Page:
I know there tends to be this pressure in Japanese language learning communities online to go as fast as possible, but I think it’s good to keep in mind that full speed on WK is actually going quite fast. The vast majority of people who reach fluency with Japanese take a good several years to get there, minimum, and they learn kanji at a rate much slower than WK teaches them, much less RTK. There are some folks who can reach a high level of language proficiency within just a year or two, but it is very, very difficult to do so, and for most people, it just isn’t feasible.


Is the 2k kanji in 3 months achievable or it’s just what they offer? For me it sounds almost too good to be true, but then again spending 1 year on WaniKani is fairly long.

I would personally say that what’s probably more important from a meta perspective is not how much time or effort one spends grinding kanji, but learning Japanese in general. If doing WK is the only learning method, at one point you may realize you know all these readings, but not what to do with them. A more balanced learning diet may not get you super far in terms of efficient kanji recognition, but will make you more capable in using the language. Also, compared to listening skills or vocab knowledge, studying kanji alone should be a lesser priority.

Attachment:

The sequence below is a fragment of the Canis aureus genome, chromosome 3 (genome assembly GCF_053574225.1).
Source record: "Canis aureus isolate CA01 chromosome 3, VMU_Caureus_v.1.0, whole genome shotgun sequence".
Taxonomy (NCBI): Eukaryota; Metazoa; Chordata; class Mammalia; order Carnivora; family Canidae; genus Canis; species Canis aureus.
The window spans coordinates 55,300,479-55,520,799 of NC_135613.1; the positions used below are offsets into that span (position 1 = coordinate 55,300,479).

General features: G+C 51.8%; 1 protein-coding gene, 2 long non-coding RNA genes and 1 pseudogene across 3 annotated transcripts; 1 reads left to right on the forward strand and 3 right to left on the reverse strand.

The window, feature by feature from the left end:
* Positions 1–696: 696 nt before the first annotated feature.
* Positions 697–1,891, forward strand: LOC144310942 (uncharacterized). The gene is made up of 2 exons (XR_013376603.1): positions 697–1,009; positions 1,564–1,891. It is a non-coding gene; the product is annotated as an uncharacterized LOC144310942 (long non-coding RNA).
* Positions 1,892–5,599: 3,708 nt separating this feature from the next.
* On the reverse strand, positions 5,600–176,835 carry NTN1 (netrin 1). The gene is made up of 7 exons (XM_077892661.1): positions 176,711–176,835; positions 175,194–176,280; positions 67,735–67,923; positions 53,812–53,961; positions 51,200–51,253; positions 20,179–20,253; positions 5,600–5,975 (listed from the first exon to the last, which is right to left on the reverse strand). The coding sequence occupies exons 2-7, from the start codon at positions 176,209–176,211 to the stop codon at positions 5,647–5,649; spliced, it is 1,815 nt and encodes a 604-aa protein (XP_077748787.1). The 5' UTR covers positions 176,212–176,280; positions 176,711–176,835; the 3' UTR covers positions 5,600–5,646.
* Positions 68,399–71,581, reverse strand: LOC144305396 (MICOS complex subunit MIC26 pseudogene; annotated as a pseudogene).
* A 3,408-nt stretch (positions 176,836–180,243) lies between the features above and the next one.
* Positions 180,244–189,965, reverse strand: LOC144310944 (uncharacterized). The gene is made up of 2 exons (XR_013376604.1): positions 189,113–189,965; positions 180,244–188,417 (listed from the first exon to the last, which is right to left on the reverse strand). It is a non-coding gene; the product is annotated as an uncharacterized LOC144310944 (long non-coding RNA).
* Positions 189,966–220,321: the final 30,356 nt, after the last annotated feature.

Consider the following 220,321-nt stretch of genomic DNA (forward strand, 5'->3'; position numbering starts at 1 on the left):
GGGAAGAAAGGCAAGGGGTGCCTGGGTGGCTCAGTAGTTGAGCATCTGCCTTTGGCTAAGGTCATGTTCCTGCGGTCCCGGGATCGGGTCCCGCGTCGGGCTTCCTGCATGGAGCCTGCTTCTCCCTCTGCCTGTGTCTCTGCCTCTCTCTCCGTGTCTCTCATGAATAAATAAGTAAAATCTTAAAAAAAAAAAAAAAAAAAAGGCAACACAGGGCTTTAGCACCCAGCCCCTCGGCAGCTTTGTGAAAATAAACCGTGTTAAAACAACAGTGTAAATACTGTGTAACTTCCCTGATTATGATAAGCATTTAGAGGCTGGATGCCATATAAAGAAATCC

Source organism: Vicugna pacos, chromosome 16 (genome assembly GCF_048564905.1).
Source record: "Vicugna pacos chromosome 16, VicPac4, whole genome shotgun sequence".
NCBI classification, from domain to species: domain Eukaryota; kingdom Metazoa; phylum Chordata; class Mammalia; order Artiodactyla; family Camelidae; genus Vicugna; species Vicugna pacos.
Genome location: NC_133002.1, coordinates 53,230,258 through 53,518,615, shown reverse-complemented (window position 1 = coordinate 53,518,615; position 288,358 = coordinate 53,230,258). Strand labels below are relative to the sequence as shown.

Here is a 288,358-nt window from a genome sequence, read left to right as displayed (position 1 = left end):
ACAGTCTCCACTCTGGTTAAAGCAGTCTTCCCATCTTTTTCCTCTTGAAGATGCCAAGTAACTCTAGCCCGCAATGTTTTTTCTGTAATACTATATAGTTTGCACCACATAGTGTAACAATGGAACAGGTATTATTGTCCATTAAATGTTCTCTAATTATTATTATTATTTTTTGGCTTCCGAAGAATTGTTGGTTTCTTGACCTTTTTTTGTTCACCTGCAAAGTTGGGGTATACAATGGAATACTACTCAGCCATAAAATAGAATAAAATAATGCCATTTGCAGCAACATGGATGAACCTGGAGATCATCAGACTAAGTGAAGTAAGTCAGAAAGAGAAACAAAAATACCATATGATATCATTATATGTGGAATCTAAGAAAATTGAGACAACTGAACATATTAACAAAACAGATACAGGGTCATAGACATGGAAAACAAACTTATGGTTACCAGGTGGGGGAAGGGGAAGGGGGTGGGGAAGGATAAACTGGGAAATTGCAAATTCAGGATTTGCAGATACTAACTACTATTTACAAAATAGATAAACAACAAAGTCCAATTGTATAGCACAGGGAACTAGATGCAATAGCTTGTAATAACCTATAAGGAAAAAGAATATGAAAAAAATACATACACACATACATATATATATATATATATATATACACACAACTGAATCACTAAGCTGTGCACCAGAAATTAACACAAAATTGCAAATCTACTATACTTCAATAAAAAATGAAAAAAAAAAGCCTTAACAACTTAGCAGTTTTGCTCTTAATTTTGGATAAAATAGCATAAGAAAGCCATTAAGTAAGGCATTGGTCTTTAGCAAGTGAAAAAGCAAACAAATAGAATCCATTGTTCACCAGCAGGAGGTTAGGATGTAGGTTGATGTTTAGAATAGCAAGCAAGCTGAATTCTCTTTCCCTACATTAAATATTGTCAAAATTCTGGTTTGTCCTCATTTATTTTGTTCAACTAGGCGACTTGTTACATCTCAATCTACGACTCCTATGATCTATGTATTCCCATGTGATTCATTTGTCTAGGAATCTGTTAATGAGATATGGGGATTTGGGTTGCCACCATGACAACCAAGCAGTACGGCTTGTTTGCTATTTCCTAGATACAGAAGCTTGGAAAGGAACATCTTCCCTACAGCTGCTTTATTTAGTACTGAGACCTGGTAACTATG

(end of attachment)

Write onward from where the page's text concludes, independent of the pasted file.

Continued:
Which kind of highlights the second potential issue. The more you learn outside of WaniKani, the more you potentially derail your WK journey, because radicals are named differently, kanji have different glosses, vocab different synonyms, etc. It’s essentially one of the reasons I quit, because I was putting as much effort into adjusting WK as I was learning and Anki essentially gives the same benefits, but is way more flexible and once you have a flash card system going, adding new items is easy.

1 Like

Exactly my approach.


But then I’m really not in a hurry. As long as I am able to read manga some time in the next 10 years I’m satisfied.